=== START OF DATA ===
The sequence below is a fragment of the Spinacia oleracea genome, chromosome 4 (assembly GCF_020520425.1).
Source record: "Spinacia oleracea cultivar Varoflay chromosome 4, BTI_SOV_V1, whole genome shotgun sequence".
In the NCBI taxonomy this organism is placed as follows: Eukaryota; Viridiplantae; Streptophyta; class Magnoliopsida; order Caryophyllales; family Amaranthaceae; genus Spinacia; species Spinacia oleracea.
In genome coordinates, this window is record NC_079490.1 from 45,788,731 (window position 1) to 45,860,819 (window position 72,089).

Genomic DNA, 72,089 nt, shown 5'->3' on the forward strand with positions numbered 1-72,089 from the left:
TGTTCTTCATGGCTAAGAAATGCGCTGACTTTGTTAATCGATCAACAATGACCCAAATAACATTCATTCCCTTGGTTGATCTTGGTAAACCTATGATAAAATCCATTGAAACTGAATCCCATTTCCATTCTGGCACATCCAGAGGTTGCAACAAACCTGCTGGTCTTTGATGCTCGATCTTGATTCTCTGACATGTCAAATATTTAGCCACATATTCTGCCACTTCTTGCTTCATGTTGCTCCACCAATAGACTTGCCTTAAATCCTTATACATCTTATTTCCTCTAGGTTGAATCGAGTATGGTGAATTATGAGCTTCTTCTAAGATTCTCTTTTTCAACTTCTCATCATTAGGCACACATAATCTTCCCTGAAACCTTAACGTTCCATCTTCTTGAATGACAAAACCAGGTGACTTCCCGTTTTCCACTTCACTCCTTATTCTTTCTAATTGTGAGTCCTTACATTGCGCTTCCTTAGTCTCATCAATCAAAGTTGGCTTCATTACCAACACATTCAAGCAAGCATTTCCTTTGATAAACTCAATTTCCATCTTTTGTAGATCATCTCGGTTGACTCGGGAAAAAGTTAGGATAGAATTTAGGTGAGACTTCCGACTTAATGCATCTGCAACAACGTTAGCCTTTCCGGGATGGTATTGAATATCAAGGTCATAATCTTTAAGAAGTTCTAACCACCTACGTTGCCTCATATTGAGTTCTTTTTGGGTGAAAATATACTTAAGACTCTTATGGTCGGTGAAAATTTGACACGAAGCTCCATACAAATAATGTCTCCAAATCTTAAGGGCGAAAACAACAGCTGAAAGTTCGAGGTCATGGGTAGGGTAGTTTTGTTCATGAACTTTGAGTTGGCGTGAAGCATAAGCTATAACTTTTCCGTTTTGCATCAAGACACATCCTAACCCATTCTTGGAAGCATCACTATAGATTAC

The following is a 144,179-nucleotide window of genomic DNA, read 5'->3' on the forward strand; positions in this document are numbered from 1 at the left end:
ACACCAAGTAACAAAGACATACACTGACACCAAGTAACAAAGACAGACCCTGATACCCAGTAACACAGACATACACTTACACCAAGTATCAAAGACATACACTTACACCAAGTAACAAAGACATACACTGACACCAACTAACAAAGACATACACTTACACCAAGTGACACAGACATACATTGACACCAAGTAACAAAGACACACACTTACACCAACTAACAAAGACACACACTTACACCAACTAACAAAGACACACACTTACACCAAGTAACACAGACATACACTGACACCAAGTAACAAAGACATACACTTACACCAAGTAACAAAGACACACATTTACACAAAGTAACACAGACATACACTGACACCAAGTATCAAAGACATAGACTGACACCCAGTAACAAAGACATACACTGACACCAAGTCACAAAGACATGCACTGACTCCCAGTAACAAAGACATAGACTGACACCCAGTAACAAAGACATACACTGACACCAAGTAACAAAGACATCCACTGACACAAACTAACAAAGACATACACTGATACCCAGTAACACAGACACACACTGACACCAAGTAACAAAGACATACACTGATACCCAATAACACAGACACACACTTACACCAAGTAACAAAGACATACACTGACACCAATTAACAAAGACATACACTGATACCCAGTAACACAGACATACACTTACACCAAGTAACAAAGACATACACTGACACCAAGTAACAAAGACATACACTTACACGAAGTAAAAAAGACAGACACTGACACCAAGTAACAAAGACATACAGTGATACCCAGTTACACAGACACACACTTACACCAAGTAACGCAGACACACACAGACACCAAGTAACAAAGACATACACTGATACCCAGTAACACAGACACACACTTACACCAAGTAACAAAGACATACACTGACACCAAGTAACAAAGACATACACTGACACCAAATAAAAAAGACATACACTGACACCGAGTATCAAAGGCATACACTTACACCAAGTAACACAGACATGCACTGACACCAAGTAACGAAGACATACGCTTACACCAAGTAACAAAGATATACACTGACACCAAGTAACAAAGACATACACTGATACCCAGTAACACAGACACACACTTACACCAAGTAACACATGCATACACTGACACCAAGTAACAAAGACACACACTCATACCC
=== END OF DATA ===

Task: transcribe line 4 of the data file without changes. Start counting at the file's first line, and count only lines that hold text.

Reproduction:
In genome coordinates, this window is record NC_079490.1 from 45,788,731 (window position 1) to 45,860,819 (window position 72,089).